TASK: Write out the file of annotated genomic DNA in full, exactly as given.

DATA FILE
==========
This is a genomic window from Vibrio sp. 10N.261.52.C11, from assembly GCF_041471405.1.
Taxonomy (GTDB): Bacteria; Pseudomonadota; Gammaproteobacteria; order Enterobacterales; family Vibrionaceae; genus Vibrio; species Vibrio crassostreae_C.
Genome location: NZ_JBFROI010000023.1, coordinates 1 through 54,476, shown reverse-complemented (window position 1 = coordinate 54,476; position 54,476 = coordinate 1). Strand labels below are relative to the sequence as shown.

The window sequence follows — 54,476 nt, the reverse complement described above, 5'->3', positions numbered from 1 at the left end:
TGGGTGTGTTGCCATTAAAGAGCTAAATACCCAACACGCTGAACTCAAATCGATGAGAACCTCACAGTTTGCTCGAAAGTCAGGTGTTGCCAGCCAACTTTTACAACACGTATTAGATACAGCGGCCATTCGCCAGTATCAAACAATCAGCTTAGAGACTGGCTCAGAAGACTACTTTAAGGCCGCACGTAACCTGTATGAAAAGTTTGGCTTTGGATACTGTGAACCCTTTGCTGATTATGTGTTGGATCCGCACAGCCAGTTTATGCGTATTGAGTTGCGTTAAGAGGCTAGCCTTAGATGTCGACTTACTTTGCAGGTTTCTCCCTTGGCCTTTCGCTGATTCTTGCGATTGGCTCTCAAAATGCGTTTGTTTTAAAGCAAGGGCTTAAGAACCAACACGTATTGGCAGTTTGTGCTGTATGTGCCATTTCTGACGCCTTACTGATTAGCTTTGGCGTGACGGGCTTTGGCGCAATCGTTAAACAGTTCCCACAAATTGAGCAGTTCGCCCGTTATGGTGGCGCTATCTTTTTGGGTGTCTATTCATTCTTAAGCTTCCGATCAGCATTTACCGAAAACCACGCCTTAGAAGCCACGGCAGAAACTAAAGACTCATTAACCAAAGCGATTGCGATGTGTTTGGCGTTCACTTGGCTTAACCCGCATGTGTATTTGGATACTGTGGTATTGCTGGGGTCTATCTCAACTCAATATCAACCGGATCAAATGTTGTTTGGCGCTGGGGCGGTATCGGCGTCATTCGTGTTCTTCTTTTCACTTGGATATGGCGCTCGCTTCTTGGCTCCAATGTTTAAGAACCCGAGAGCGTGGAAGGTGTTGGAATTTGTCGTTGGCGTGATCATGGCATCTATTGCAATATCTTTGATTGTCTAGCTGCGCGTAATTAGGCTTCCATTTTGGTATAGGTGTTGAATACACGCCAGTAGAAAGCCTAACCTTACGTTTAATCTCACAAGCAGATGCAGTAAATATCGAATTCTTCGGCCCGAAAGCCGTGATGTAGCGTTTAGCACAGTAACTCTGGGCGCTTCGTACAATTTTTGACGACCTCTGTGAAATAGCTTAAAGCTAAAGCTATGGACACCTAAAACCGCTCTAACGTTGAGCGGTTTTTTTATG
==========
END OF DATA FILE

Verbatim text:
This is a genomic window from Vibrio sp. 10N.261.52.C11, from assembly GCF_041471405.1.
Taxonomy (GTDB): Bacteria; Pseudomonadota; Gammaproteobacteria; order Enterobacterales; family Vibrionaceae; genus Vibrio; species Vibrio crassostreae_C.
Genome location: NZ_JBFROI010000023.1, coordinates 1 through 54,476, shown reverse-complemented (window position 1 = coordinate 54,476; position 54,476 = coordinate 1). Strand labels below are relative to the sequence as shown.

The window sequence follows — 54,476 nt, the reverse complement described above, 5'->3', positions numbered from 1 at the left end:
TGGGTGTGTTGCCATTAAAGAGCTAAATACCCAACACGCTGAACTCAAATCGATGAGAACCTCACAGTTTGCTCGAAAGTCAGGTGTTGCCAGCCAACTTTTACAACACGTATTAGATACAGCGGCCATTCGCCAGTATCAAACAATCAGCTTAGAGACTGGCTCAGAAGACTACTTTAAGGCCGCACGTAACCTGTATGAAAAGTTTGGCTTTGGATACTGTGAACCCTTTGCTGATTATGTGTTGGATCCGCACAGCCAGTTTATGCGTATTGAGTTGCGTTAAGAGGCTAGCCTTAGATGTCGACTTACTTTGCAGGTTTCTCCCTTGGCCTTTCGCTGATTCTTGCGATTGGCTCTCAAAATGCGTTTGTTTTAAAGCAAGGGCTTAAGAACCAACACGTATTGGCAGTTTGTGCTGTATGTGCCATTTCTGACGCCTTACTGATTAGCTTTGGCGTGACGGGCTTTGGCGCAATCGTTAAACAGTTCCCACAAATTGAGCAGTTCGCCCGTTATGGTGGCGCTATCTTTTTGGGTGTCTATTCATTCTTAAGCTTCCGATCAGCATTTACCGAAAACCACGCCTTAGAAGCCACGGCAGAAACTAAAGACTCATTAACCAAAGCGATTGCGATGTGTTTGGCGTTCACTTGGCTTAACCCGCATGTGTATTTGGATACTGTGGTATTGCTGGGGTCTATCTCAACTCAATATCAACCGGATCAAATGTTGTTTGGCGCTGGGGCGGTATCGGCGTCATTCGTGTTCTTCTTTTCACTTGGATATGGCGCTCGCTTCTTGGCTCCAATGTTTAAGAACCCGAGAGCGTGGAAGGTGTTGGAATTTGTCGTTGGCGTGATCATGGCATCTATTGCAATATCTTTGATTGTCTAGCTGCGCGTAATTAGGCTTCCATTTTGGTATAGGTGTTGAATACACGCCAGTAGAAAGCCTAACCTTACGTTTAATCTCACAAGCAGATGCAGTAAATATCGAATTCTTCGGCCCGAAAGCCGTGATGTAGCGTTTAGCACAGTAACTCTGGGCGCTTCGTACAATTTTTGACGACCTCTGTGAAATAGCTTAAAGCTAAAGCTATGGACACCTAAAACCGCTCTAACGTTGAGCGGTTTTTTTATG